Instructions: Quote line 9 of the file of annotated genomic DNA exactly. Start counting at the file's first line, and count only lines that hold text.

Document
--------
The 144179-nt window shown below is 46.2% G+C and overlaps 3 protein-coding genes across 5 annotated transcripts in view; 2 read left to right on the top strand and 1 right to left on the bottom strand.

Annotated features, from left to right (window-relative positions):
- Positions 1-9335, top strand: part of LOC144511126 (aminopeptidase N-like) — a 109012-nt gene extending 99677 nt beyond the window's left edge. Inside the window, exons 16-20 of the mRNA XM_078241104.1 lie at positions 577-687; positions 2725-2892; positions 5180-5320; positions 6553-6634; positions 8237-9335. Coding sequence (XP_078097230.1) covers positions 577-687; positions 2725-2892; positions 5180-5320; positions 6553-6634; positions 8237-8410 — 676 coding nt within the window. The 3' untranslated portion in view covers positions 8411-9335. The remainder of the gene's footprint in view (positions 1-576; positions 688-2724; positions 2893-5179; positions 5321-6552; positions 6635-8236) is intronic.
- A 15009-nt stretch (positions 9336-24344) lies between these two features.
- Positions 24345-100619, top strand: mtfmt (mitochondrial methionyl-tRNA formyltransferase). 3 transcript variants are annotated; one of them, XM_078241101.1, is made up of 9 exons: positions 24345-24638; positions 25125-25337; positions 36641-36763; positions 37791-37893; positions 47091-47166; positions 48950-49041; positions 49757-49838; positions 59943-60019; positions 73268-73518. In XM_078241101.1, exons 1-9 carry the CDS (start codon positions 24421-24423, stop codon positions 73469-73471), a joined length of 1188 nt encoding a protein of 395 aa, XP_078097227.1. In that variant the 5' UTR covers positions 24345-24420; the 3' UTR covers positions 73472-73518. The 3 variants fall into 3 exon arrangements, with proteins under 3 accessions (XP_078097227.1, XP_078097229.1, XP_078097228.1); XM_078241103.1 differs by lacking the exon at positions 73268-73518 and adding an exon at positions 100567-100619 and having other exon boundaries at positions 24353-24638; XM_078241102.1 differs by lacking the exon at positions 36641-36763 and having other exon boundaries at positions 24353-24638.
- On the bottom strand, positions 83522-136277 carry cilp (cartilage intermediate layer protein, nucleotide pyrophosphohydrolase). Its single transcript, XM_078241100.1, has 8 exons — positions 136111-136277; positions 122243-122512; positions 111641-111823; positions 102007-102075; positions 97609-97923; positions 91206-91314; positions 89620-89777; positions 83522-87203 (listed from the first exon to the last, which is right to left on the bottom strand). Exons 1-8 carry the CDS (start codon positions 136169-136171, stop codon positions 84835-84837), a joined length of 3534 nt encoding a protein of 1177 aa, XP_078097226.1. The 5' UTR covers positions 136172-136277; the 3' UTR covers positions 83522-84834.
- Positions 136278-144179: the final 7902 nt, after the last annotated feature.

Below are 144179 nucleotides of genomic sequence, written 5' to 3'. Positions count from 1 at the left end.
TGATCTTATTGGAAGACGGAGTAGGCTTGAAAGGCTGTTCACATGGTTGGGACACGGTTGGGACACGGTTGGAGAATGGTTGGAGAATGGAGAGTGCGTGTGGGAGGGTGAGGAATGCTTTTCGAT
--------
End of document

TGATCTTATTGGAAGACGGAGTAGGCTTGAAAGGCTGTTCACATGGTTGGGACACGGTTGGGACACGGTTGGAGAATGGTTGGAGAATGGAGAGTGCGTGTGGGAGGGTGAGGAATGCTTTTCGAT